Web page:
Drug Topics: 160 years strong

February 10, 2016

As Drug Topics celebrates its 160th anniversary this year, we want to show you how far the profession of pharmacy has come.

Julia TalsmaDrug Topics celebrates its 160th anniversary this year, and we want to provide you with some perspective to demonstrate how far your profession has developed.

With the advances in technology, drug therapy, and healthcare reform, the practice of community and health-system pharmacy continues to evolve dramatically. Yet your role as providers has not really changed that much. The patient still comes first.

Retail pharmacists

In this month’s cover story, Contributing Editor Fred Gebhart takes you on a historical journey through community pharmacy, from the first apothecary Louis Hébert, who set up shop in 1605 in the vicinity of today’s Nova Scotia, through the end of the 18th century, when apothecaries were in almost every U.S. city, most physicians mixed and dispensed medications, and most pharmacists treated patients.

The 19th century marked the beginning of formal pharmacy education with the opening of the Philadelphia College of Pharmacy in 1821; then came the establishment of the American Pharmaceutical Association (today’s American Pharmacists Association) in 1888. In addition, drug companies and chemical companies began to expand their research and development, and to commercialize standardized pharmaceutical products.

By the early 20th century, the market for manufactured medicine and the growing urbanization of America gave rise to the drugstore chains. But don’t count out the independents, according to Justin Wilson, PharmD. While a number of independents have disappeared, those with business acumen will survive.

See also: Retail pharmacy returns to primary care

Health-system pharmacists

Health-system pharmacy has continued to evolve over the last half century. Journalist Anthony Vecchione covers pharmacist’ important role on the interprofessional healthcare team as they participate in physician rounds, develop pharmaceutical care plans, and create medication therapy management strategies for patients.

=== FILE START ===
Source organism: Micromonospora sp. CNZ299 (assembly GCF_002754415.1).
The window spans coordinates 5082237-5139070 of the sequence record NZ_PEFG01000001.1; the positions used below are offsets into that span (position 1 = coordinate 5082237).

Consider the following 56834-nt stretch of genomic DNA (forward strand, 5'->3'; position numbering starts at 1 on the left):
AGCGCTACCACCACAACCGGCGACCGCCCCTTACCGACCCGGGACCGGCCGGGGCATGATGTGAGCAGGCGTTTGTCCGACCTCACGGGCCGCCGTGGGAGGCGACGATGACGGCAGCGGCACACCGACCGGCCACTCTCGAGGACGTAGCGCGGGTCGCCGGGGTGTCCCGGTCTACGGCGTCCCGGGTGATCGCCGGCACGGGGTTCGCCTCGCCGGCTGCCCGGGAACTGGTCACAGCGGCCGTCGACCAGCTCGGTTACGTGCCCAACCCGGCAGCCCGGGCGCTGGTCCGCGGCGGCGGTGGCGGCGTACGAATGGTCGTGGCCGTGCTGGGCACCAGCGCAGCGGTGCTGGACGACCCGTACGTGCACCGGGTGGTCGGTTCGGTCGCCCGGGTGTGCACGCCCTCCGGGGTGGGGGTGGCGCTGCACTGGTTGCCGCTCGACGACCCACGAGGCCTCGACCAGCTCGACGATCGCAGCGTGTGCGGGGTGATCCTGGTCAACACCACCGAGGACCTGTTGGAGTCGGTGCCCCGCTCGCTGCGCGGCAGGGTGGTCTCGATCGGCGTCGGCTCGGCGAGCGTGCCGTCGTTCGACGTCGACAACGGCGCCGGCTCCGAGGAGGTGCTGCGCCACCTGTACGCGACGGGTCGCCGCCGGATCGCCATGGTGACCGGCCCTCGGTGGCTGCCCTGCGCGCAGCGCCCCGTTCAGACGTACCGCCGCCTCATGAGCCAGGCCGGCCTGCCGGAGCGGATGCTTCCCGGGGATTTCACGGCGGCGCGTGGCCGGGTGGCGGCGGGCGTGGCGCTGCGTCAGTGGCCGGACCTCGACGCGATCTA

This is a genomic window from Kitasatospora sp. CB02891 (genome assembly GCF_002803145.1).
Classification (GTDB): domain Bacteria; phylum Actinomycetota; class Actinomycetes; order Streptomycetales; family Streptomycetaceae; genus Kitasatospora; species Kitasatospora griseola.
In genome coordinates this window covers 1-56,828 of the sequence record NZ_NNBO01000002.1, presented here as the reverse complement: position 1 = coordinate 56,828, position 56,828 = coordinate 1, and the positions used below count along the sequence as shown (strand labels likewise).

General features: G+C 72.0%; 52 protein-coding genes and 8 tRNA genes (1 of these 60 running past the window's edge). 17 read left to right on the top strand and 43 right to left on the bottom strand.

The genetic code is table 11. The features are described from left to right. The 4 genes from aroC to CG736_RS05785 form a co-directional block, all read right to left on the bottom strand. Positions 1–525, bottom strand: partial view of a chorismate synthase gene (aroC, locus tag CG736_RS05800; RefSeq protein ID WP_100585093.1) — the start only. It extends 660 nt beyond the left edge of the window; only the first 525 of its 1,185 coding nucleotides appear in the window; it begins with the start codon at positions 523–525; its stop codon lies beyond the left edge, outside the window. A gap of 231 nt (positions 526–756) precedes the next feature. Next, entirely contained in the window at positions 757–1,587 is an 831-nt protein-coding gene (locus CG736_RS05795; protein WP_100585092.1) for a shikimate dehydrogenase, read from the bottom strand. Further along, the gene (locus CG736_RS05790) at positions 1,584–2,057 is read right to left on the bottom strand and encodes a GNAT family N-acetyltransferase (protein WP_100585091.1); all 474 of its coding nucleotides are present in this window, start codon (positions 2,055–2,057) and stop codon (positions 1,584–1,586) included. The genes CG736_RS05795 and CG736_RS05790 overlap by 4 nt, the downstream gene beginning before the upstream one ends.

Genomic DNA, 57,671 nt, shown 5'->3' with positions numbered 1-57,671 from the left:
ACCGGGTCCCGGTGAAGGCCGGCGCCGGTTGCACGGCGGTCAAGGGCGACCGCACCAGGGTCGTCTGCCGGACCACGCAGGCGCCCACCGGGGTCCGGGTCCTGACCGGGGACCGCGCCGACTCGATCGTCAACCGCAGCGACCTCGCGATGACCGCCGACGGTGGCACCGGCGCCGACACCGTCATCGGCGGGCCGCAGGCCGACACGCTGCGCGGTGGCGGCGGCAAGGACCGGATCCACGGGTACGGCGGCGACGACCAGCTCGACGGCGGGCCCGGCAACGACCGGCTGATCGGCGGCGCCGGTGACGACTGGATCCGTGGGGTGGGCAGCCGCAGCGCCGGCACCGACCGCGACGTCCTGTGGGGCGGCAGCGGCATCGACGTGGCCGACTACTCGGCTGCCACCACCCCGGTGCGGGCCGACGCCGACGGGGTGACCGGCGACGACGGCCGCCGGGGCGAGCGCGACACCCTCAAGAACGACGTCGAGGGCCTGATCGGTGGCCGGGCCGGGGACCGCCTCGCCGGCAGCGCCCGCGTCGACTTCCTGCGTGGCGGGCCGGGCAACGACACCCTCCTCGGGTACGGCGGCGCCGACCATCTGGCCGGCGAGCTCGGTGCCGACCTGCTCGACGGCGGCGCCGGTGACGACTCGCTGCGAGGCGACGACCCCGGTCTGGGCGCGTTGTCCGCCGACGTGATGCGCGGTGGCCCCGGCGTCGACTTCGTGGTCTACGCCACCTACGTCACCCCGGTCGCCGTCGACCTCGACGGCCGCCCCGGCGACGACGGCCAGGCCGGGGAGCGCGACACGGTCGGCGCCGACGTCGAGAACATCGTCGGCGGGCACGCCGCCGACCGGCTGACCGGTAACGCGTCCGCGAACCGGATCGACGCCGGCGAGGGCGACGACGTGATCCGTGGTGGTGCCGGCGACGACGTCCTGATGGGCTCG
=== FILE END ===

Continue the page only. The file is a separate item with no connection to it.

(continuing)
Over time the role of the pharmacist has evolved into a more clinically focused position. For example, health-system pharmacists have made great inroads in emergency medicine, following the Institute of Medicine’s landmark 1999 report on medical errors.

In the area of clinical ambulatory care pharmacy, pharmacists gained ground during the 1970s when the Indian Health Service developed the Pharmacy Practitioner Training Program, positioning pharmacists as patient care providers for those with chronic diseases.

Critical care pharmacy has only been a recognized concern for about 35 years. Today, ICU patient safety has been greatly enhanced through the efforts of pharmacists in the reduction of preventable adverse events.

See also: Five top trends for health-system pharmacies in 2016

 

Pharmacy education

Lucinda L. Maine, PhD, RPh, executive vice president and CEO of the American Association of Colleges of Pharmacy, reviews the evolution of pharmacy education since the mid-19th century.

Did you know that from 1929 until 1969, pharmacists were not permitted to discuss a physician’s prescription with a patient? Maine reminds us how challenging it was to practice pharmacy during those years, in light of this onerous restriction.

By 1969, the role of the pharmacist had shifted from strictly dispensing medications to a focus on patient care. Pharmacy educators began to reimagine the profession and adjust the curriculum to expand the role of the pharmacist.

By the 1970s, pharmacy institutions started the transition from the BS to the PharmD degree, hiring clinical faculty members to teach the enriched, expanded curriculum. Today, the PharmD degree is a requirement for all students who want to practice pharmacy.

Our archives

Starting this month and continuing through the year, we plan to offer some glimpses into Drug Topics’ past, decade by decade.

Did you know? In the early 1900s, Drug Topics was the house organ of drug wholesaler McKesson & Robbins, boasting a circulation of more than 12,000 at an annual subscription rate of 25 cents. During that time, Drug Topics’ primary mission was to “educate, improve, and entertain the druggist, drug clerk, and drug trade” in general. We hope these interesting tidbits will do just that.

Also, don’t miss Drug Topics’ 160th Anniversary Quiz (inside). Good luck!